2010 CMOSET Program

2010 PCAMM Program Committee

2010 FRQNT Multidisciplinary Evaluation

2010 - 2011 ECE Detailed Design Groups for the Curriculum

2011 ECE Merit/PSA Committee

2011 ECE Space Committee

2011 CMOSET Program Committee

2011 GLSVLSI Program Committee

2011 FRQNT Multidisciplinary Evaluation Committee

2013 ECE Reappointment Committees

2013 CMOSET Program Committee

2013 NANOARCH Program Committee

2013 - Present New Building Committee for the Stewart Blusson Quantum Matter Institute

2014 FRQNT Thematic Committee

2014 - 2015 ECE Graduate Program Improvement Committee

2014 - 2016 ECE Initiative on Engagement with the Industry

2014 - Present IVNC International Steering Committee

2015 Internal Selection Committee for NSERC Research Tools and Instruments Proposals

2015 EIPBN Program Committee

2015 - 2016 ECE Executive Committee

2015 - 2016 ECE Associate Head, Research, Industry and Community Relations

2016 International Visiting Research Scholars Selection Committee, Peter Wall Institute for Advanced Studies

2016 IVNC Chair and Organizer

2016 - Present ECE Curriculum Committee

Research Interests

The core of my group’s research:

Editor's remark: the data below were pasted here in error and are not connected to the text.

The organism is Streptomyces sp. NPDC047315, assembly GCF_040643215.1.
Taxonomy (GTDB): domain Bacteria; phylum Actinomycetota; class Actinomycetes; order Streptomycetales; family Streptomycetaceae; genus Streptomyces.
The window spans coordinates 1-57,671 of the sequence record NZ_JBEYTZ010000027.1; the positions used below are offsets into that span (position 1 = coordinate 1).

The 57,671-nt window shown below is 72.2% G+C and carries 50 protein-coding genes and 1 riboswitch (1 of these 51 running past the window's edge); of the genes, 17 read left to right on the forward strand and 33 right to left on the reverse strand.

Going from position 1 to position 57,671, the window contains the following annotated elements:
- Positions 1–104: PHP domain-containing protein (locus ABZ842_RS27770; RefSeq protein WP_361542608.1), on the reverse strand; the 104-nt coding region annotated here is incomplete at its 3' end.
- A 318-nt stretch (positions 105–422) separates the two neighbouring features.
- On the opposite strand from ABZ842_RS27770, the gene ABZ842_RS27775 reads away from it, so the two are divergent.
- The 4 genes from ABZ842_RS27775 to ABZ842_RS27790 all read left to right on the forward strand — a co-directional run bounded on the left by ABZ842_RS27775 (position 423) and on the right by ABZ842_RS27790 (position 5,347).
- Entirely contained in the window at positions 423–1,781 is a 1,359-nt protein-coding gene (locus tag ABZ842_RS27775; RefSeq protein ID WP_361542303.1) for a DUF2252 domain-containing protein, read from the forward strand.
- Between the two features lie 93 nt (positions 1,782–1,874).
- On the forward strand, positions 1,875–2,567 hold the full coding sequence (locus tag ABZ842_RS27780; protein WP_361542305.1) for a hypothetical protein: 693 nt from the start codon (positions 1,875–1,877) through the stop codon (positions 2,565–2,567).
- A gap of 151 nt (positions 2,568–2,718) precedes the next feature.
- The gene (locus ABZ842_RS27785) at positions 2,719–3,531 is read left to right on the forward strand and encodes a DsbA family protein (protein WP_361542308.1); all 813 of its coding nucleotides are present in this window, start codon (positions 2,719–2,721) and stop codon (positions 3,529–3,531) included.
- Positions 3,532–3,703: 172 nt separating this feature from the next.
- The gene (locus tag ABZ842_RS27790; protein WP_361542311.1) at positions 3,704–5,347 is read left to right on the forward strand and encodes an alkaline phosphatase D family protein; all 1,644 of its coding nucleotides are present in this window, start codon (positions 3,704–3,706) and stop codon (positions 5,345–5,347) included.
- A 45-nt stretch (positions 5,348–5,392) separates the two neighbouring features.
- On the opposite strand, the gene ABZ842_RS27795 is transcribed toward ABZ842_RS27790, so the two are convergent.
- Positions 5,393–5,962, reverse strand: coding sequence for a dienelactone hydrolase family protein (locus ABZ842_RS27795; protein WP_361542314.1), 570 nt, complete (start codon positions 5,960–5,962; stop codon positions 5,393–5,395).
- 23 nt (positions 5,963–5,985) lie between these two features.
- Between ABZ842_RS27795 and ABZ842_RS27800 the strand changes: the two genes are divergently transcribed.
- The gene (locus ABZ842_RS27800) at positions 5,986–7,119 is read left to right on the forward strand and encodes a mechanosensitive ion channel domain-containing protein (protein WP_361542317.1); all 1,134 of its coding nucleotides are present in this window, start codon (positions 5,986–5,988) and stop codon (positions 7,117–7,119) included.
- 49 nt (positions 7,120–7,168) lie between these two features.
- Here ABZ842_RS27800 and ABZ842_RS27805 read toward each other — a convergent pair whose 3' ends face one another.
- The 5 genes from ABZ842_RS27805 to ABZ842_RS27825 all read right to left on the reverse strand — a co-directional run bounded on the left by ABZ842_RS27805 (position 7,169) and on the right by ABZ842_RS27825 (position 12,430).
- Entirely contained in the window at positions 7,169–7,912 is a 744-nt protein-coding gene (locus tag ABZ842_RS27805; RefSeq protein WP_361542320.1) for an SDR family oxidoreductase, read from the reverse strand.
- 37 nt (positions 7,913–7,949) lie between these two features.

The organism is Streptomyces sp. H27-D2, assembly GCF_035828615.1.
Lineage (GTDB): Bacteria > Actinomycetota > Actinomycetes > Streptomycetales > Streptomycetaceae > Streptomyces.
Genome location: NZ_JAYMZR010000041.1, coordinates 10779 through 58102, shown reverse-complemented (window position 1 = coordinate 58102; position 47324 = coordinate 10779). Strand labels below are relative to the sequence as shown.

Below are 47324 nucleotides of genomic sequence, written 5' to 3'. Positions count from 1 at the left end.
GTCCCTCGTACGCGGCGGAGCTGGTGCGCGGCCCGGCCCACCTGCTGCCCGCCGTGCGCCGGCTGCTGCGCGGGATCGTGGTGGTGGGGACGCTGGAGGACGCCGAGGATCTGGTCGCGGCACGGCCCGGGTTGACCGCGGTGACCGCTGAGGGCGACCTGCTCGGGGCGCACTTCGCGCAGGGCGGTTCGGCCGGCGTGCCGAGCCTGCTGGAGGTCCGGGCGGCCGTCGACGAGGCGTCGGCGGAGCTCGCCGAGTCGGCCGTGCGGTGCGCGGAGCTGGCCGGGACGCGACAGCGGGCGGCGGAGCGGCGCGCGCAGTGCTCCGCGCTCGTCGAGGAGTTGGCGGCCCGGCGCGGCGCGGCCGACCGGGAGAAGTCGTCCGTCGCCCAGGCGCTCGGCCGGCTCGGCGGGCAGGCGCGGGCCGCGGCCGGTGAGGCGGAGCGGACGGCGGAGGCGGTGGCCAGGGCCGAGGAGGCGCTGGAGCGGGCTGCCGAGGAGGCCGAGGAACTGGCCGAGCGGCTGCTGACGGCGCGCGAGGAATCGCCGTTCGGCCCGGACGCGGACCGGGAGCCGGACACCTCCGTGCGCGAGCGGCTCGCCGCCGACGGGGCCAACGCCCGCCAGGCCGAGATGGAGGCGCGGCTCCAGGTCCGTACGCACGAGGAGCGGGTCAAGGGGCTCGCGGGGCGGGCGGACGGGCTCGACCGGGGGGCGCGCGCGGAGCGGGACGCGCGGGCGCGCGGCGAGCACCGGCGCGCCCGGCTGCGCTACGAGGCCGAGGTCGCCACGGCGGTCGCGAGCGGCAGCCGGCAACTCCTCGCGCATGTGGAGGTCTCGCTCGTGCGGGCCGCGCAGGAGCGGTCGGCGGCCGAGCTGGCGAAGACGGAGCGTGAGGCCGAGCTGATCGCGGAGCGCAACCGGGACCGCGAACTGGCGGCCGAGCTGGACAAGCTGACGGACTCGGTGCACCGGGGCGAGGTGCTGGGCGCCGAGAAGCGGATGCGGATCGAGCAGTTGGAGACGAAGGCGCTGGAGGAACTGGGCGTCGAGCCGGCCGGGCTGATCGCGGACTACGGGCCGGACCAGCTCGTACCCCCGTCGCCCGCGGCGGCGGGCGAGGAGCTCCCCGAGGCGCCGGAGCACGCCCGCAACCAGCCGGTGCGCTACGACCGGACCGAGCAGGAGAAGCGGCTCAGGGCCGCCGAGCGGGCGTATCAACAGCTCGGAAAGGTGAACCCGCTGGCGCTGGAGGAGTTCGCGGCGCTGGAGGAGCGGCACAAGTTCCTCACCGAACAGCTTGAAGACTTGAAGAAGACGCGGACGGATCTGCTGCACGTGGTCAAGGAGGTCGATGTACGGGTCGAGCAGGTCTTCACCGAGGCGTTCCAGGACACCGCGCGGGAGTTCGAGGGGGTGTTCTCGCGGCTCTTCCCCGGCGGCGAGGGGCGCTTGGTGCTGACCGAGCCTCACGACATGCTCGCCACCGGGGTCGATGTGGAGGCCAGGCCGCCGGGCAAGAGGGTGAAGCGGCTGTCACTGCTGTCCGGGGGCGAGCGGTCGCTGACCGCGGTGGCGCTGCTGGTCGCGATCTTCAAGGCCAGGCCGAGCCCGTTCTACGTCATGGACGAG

The reduced dimensionality of nanostructures and the strong manifestation of quantum effects in them lead to interesting phenomena and a plethora of possibilities for studying fundamental physics and applying the knowledge gained to create new devices and enable new technologies. At its core, our group’s research is concerned with fabricating and exploring nanostructures, with emphasis on the interaction of electrons, photons and phonons with and in them. More specifically, we investigate the movement of electrons over and through energy barriers (both within solids and into a vacuum), using excitation by heat, light, field, or other electrons, with phonons sometimes playing mediatory roles. We thus study both solid-state and vacuum devices, as well as the interface between the solid and vacuum, where many interesting things happen. The primary nanomaterial of interest is the carbon nanotube, although we also work with nanostructures of other materials as warranted.